- Salt in the diet; dietary guidelines, deficiency and excess
- Penne Al Arrabiata; dish low in salt, use of alternatives for flavour
- Food labelling; mandatory information, traffic light labelling system
- Risotto; menu modification, traffic light labelling system
- Food choice; Vegetarian, different types, nutritional needs
- Vegetarian Burger; cooking for a special diet, nutritional value
- Food choice; Coeliac disease, gluten free diets, nutritional needs
- Gluten free biscuits/cake; cooking for a special diet, flour alternatives
- Food choice; Lactose intolerance, taste testing range of alternative to dairy
- Cheesecake; lactose free or gluten free, cooking for a special diet, nutritional values
- Pastry investigation; which flours are suitable to make shortcrust pastry
- Quiche; shortcrust pastry, recipe modification
- Food provenance; chicken, farming, nutritional values, RSPCA Assured.
- Chicken Chow Mein; cooking for other cultures, knife skills
- Food provenance; fish, farming, types and nutritional value
- Fish cakes; high risk cookery, filleting fish
The Art and Design department at Ark William Parker Academy aims to provide all students with an understanding of Art and an enthusiasm for the subject. Students will be encouraged to draw from life and develop their understanding of the Art Formal Elements. Each Key stage is aimed at developing their art appreciation and understanding of important art Movements and Themes within art history. Pupils are encouraged to develop confidence in their abilities to communicate ideas and feelings and to solve problems in a creative and flexible way. All students will be given the opportunity to experiment with a wide variety of media and mediums and take part in individual and group projects.
Term 1/2: Me Myself and I (Identity)
- Students will be introduced to the theme Identity. They will look at how portraiture is used by different artists. Chuck Cloe and Julian Opie.
- They will be introduced to the art formal elements, line tone and pattern.
- They will be introduced to the proportions of the face and how this can be applied to a self-portrait. This will lead to students producing observational drawings using mirrors.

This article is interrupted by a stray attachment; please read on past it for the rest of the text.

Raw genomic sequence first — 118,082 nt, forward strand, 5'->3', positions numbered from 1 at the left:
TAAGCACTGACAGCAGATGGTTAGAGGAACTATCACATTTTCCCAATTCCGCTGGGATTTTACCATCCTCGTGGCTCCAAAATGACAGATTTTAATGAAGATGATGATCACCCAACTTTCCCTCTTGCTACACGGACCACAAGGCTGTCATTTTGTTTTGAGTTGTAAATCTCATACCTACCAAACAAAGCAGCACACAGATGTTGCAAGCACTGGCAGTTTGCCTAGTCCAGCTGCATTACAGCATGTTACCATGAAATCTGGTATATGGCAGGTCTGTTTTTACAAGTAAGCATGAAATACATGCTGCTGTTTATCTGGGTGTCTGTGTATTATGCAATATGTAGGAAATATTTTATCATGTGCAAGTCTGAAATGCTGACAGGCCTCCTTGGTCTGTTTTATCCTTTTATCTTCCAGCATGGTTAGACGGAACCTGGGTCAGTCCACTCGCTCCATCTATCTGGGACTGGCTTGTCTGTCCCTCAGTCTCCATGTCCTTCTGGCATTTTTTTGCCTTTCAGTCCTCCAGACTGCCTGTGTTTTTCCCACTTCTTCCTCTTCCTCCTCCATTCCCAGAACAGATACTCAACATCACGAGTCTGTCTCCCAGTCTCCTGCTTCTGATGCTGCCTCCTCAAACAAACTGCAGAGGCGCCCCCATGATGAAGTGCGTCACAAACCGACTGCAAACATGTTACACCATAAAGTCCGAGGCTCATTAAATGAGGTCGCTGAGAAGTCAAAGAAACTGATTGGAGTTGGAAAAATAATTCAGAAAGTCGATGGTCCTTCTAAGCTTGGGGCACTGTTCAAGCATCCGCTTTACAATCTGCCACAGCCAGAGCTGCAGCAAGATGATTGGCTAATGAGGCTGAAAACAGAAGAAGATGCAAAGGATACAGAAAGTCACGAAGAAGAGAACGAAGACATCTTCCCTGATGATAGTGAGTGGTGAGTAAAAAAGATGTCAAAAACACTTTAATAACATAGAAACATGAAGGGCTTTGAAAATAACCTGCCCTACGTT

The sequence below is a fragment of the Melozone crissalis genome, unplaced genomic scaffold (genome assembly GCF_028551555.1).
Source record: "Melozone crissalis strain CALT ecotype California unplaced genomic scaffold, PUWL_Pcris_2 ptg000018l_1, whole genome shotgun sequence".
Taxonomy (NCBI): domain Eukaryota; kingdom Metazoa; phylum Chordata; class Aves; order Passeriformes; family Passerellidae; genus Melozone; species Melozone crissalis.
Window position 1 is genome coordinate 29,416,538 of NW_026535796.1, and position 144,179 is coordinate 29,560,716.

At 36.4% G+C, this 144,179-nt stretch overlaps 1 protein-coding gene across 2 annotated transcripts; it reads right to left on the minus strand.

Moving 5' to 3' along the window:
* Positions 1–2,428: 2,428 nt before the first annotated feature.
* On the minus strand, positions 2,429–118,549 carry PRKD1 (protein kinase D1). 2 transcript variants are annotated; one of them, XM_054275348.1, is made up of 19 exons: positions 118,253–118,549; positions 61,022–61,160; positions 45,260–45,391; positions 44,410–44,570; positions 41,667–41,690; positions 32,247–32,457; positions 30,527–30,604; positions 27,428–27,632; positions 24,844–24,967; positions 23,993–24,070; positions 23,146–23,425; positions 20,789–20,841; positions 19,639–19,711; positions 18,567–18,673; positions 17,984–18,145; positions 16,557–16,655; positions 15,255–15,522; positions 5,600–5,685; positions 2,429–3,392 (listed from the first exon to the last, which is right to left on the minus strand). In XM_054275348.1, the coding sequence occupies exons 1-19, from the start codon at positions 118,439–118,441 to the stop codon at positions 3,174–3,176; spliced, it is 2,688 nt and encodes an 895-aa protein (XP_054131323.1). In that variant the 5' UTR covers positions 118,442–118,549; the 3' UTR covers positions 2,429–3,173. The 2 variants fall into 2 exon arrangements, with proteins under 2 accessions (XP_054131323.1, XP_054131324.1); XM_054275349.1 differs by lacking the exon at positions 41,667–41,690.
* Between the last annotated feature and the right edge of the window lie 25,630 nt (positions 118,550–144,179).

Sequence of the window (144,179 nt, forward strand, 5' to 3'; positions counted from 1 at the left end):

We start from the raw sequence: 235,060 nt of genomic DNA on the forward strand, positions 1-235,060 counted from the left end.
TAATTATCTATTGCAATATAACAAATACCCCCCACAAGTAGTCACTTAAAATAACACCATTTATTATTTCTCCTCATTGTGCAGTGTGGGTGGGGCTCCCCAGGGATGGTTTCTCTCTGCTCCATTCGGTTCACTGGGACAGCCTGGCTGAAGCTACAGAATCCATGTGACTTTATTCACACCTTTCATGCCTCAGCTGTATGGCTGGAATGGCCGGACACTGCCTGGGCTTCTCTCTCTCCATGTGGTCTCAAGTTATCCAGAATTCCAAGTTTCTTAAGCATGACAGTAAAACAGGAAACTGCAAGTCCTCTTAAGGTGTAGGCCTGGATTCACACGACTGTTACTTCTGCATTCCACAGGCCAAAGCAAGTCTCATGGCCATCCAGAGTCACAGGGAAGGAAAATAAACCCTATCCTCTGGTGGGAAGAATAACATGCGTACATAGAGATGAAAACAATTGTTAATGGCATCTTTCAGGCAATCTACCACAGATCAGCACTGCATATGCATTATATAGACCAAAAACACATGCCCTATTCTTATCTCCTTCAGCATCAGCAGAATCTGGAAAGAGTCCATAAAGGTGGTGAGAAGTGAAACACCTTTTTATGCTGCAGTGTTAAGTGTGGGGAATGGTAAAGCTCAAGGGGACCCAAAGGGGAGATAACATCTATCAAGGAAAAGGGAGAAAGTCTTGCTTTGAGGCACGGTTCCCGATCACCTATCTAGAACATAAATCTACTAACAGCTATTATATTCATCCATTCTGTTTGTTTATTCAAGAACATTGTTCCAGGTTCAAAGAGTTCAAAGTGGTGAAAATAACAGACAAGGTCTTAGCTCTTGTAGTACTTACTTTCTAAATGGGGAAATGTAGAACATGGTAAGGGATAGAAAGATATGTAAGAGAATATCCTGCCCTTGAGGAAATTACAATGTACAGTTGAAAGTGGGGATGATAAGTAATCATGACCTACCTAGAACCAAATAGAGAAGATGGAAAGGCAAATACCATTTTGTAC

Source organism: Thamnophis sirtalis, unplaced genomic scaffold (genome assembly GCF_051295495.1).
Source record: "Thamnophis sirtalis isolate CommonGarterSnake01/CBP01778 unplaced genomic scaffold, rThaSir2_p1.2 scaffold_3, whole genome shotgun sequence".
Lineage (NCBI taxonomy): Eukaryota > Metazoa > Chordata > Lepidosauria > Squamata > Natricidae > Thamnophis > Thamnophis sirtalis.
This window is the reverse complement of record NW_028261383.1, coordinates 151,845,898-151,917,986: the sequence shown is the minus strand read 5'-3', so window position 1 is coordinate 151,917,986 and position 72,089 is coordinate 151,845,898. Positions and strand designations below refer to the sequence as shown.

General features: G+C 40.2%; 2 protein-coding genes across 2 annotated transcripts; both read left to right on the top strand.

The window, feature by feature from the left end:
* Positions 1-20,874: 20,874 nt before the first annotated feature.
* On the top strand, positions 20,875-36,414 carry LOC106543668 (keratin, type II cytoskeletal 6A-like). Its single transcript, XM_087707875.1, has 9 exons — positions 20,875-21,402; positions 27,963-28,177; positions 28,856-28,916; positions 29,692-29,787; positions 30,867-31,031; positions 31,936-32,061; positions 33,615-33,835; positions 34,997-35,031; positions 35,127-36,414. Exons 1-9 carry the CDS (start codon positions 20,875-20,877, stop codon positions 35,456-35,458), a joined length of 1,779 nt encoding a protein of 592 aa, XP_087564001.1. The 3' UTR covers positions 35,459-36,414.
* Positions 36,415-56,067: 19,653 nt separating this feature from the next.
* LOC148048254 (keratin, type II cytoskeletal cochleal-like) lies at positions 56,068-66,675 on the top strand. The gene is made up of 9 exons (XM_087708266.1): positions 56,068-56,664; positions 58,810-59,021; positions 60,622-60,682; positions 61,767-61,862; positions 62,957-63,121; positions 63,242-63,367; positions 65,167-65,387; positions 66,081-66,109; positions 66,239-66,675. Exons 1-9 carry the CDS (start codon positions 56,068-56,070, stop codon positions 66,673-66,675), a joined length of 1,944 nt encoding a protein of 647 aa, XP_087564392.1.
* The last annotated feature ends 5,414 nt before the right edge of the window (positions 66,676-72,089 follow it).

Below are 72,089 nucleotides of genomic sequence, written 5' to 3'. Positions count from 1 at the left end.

- Students will produce responses to Opie and Close.
Term 3/4: Islamic Art and Art and Mathematics
- Students are to investigate the theme of tessellation by researching non western cultures. They will have an understanding of the use of pattern work and its religious and spiritual significance. Students will produce a series of responses to Islamic art.
- Students will compare this to the western use of pattern and tessellation through the research of graphic designer M.C Escher. They will also make cross curricula links with Mathematics.
Term 5/6: Disguise
- Students will investigate masks from a variety of western and non western cultures. They will develop and design original ideas informed by their research.
- Students will produce a response using a variety of 3D Materials.
- Students will explore venation, kabuki, day of the dead masks and produce a series of designs based on them. They will then construct the design using clay/paper mache.
Term 1/2: Abstraction Colour/Pattern
- Students will develop a further understanding of colour and pattern. They will Research Matisse and Beatrice Milhaze and explore comparisons of their work. They will explore wet materials and collage creatively. Influenced by natural forms and shapes that inspire Beatrice Milhaze work.
Term 3/4: Pop Art and the material world
- Students are to gain knowledge and experience of the use and understanding of text and image. Students are to develop a range of outcomes in various media which respond to advertising and food. They will investigate Pop art and its concepts. They will produce 2D work inspired by packaging and sculptural work inspired by food.
- They will research Claus Oldenburg, Warhol and James Rosenquist
Term 5/6: Pattern and Surface Decoration
- Students will explore body art and patterns used in different cultures. They will investigate African design/Islamic design/Henna design and Maui Tattoos. They produce responses to each culture/ritual.
- They will combine patterns and produce a final outcome based on the figure.
Term 1/2: Cubism
- Students will explore the importance of Cubism within the 20th Century. They will respond to Picasso and produce responses to his work.
- Students will undertake still life drawings from direct observation.
- They will explore the differences of Analytical Cubism and Synthetic Cubism.
Term 3/4: The Surrealist Perspective
- Students will be introduced to surrealist artists and their themes within their paintings and concepts.
- They will produce a series of tasks responding to the way surrealist artists manipulate objects within their work.
- Students will also be introduced to perspective and develop this skill to design back grounds that will be used in a final surrealist response.
Term 5/6: Objects in Space
- Students will be introduced to still life and the way artists explore the theme through scale, composition and the use of symbolism.
- They will explore the use of line colour pattern and composition based on Michael Craig Martins work.
- The techniques used will be Acrylic paint, water colour.
- The artists they will investigate will be Rene Magritte, Georgio Morandi, Michael Craig Martin and Vanitas.